Black partridge (Melanoperdix nigra)

Black partridge
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Black partridge fact file

Black partridge description

GenusMelanoperdix (1)

The black partridge is easily identified by its distinctively short, thick bill, and by the glossy black plumage of the male, for which it is named (2). By contrast, the female is a rich chestnut brown, usually with a paler, creamy-coloured throat, abdomen and vent (2) (4). Both have grey legs and feet (4).

Also known as
Black wood-partridge.
Perdiz de Bosque Negra, Perdiz Negra.
Size: c. 24 – 27 cm (2)
c. 260 g (2)

Black partridge biology

Information on the biology, ecology and life history patterns of the black partridge is extremely scarce (2). Young chicks have been observed in August and September in Peninsula Malaysia, in mid-July and late October in Borneo, and slightly older young were seen in mid-December in Sumatra (5). In Borneo, a clutch of two eggs was found in January, one of three in May, and three of five eggs in September (2). The nest is a simple depression in the ground lined with dead leaves (5), and in captivity, incubation lasts for 18 to 19 days (2).

There is no information available on the diet of this species (2) (5).


Black partridge range

Two subspecies of black partridge are currently recognised: M. n. nigra is known from Peninsula Malaysia and Sumatra (Indonesia), and M. n. borneensis is known from Borneo, including Sabah and Sarawak (Malaysia), and Kalimantan (Indonesia) (2) (4).


Black partridge habitat

The black partridge is found in primary lowland forest, closed-canopy evergreen forest in Malaysia, and peat-swamp forest in Sumatra and Kalimantan, Indonesia (2) (4). Recorded from sea level up to 1,200 metres in Ulu Barito, Kalimantan (2).


Black partridge status

The black partridge is classified as Vulnerable (VU) on the IUCN Red List (1), and listed on Appendix III of CITES in Malaysia (3).

IUCN Red List species status – Vulnerable


Black partridge threats

The scarcity of records of this species makes population estimates difficult, but it is presumed to be declining due to the catastrophic speed of lowland forest destruction within its range. Habitat loss, degradation and fragmentation are the result of large-scale commercial logging, even within protected areas, and widespread clearance for plantations of rubber and oil-palm. Drought fires on Sumatra and Borneo also appear to be increasing in frequency and severity, and are likely to be having a negative impact on the black partridge and its habitat. Hunting for food may pose an additional threat in some areas (4).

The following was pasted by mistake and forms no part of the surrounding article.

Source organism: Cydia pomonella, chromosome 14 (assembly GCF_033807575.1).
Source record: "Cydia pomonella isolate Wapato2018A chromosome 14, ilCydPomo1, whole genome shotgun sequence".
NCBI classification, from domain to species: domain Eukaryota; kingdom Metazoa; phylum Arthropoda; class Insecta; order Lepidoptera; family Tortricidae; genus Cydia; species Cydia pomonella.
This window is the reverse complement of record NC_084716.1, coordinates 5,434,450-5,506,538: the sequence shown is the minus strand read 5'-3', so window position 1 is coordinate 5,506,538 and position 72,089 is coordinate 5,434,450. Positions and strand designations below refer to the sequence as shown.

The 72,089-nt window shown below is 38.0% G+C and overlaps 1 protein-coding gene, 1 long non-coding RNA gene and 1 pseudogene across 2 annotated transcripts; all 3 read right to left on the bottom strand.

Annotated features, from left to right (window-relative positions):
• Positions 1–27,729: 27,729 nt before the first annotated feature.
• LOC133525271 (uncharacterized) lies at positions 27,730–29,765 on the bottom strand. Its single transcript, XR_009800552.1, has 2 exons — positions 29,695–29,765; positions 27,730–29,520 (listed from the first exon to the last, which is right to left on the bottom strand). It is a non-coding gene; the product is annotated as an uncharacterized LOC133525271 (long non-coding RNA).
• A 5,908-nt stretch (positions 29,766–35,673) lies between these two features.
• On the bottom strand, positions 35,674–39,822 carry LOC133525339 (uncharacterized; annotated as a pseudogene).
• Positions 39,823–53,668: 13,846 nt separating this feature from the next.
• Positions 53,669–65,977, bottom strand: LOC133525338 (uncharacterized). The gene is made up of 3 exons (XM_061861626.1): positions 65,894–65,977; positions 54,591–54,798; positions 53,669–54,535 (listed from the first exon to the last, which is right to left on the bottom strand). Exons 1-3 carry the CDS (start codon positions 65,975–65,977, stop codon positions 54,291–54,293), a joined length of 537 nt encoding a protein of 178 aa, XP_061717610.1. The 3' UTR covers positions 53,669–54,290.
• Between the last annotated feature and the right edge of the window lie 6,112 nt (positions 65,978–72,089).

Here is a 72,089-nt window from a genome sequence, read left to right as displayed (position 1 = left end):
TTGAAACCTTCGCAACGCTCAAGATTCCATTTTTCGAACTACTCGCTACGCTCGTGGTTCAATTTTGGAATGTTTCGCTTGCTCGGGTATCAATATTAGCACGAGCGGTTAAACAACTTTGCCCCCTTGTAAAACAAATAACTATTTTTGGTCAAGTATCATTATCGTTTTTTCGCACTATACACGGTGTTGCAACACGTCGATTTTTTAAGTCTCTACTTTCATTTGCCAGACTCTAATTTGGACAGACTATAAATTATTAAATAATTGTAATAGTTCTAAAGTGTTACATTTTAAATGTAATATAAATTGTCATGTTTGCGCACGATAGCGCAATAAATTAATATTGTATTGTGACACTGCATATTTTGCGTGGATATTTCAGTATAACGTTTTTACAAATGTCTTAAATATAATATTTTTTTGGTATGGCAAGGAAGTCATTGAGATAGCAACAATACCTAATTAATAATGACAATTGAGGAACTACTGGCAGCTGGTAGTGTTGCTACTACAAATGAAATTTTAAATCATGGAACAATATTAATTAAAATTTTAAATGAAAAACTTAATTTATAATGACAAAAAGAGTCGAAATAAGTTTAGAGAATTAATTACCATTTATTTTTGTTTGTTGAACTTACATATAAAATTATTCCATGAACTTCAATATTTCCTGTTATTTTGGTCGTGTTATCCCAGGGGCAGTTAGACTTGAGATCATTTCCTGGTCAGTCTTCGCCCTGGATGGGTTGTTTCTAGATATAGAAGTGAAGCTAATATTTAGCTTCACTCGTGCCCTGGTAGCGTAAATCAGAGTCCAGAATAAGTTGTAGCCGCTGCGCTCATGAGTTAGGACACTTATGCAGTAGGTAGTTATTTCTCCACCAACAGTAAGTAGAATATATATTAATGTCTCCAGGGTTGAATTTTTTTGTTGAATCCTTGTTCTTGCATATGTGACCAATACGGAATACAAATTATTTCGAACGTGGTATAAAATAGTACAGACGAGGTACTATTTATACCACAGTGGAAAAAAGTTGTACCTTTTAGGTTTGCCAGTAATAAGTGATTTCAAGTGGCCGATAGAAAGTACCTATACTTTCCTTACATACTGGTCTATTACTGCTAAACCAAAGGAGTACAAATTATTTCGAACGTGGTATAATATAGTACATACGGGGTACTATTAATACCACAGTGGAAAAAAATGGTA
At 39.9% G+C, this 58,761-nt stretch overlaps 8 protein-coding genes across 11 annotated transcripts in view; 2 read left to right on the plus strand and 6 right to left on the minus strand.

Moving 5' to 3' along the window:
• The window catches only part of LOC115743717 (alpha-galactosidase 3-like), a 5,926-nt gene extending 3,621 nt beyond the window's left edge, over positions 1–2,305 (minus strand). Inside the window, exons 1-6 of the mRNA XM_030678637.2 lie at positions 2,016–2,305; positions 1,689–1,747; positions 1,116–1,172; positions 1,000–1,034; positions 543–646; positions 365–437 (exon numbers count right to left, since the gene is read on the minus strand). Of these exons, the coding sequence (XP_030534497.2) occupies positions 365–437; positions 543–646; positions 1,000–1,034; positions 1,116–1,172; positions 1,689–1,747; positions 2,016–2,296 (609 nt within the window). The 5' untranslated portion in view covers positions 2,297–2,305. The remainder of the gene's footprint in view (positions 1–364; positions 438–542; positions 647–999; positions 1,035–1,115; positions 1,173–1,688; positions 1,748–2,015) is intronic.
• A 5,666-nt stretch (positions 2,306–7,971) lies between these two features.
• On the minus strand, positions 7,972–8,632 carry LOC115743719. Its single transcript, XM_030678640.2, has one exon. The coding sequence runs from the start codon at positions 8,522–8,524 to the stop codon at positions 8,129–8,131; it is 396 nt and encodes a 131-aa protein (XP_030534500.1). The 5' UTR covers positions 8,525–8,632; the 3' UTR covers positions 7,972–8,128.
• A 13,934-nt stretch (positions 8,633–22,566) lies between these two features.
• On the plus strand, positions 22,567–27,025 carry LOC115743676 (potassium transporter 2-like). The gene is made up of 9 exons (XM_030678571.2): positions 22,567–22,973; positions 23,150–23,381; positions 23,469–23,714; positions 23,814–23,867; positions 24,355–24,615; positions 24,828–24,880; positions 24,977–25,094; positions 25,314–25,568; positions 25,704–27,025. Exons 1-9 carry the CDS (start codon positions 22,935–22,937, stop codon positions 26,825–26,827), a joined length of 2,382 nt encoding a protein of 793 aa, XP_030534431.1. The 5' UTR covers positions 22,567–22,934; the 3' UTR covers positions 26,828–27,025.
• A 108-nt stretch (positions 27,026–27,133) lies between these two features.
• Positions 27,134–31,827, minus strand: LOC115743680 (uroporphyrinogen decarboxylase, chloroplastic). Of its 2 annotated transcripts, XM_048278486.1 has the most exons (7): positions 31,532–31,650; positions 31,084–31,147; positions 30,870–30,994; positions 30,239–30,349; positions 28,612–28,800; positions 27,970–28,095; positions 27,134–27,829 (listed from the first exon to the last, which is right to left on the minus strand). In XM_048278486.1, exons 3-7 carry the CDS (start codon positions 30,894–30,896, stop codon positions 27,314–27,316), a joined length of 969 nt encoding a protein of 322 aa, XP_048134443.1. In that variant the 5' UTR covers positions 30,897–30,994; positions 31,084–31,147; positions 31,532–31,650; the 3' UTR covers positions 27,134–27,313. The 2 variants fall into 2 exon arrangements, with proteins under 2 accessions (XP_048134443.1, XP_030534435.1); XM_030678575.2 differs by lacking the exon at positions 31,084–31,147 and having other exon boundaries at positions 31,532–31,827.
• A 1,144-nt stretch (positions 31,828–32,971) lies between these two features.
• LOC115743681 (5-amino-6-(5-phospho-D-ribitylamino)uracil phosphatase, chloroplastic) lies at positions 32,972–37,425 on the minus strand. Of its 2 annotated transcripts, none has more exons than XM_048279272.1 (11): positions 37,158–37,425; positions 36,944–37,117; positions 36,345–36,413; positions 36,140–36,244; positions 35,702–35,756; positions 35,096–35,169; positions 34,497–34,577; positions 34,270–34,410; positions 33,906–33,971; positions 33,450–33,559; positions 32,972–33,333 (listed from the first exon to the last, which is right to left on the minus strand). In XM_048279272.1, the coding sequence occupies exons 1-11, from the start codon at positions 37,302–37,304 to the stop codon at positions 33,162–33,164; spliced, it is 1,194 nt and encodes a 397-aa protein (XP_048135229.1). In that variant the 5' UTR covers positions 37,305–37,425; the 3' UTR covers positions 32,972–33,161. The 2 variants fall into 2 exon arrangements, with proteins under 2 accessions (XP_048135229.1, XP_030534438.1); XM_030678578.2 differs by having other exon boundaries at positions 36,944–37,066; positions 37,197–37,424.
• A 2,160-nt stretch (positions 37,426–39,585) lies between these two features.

Black partridge conservation

The black partridge is known to occur in 16 protected areas, but even some of these are evidently threatened with habitat destruction and degradation, so cannot guarantee the survival of this species (5). It is important that this rare bird is given full protection under Malaysian and Indonesian law, and that ‘protected areas’ are appropriately safeguarded from the rampant deforestation that ravages the region (4), if the diversity of life they support is to have any chance of long-term survival.

View information on this species at the UNEP World Conservation Monitoring Centre.

Find out more

For more information on the black partridge see:



Authenticated (24/11/2006) by Dr. John P. Carroll, Chair of the IUCN-SSC/BirdLife International/WPA Partridge, Quail and Francolins Specialist Group.



Primary forest
Forest that has remained undisturbed for a long time and has reached a mature condition.
A population usually restricted to a geographical area that differs from other populations of the same species, but not to the extent of being classified as a separate species.


  1. IUCN Red List (May, 2008)
  2. del Hoyo, J., Elliott, A. and Sargatal, J. (1994) Handbook of the Birds of the World - New World Vultures To Guineafowl. Vol. 2. Lynx Edicions, Barcelona.
  3. CITES (August, 2006)
  4. BirdLife International (August, 2006)
  5. BirdLife International. (2001) Threatened Birds of Asia: the BirdLife International Red Data Book. BirdLife International, Cambridge, UK.

Image credit

Black partridge  
Black partridge

© John Corder / World Pheasant Association

World Pheasant Association
Biology Field Station
Newcastle University
Newcastle upon Tyne
NE15 0HT
United Kingdom
Tel: +44 (0) 1661 853397
Fax: +44 (0) 1661 853397


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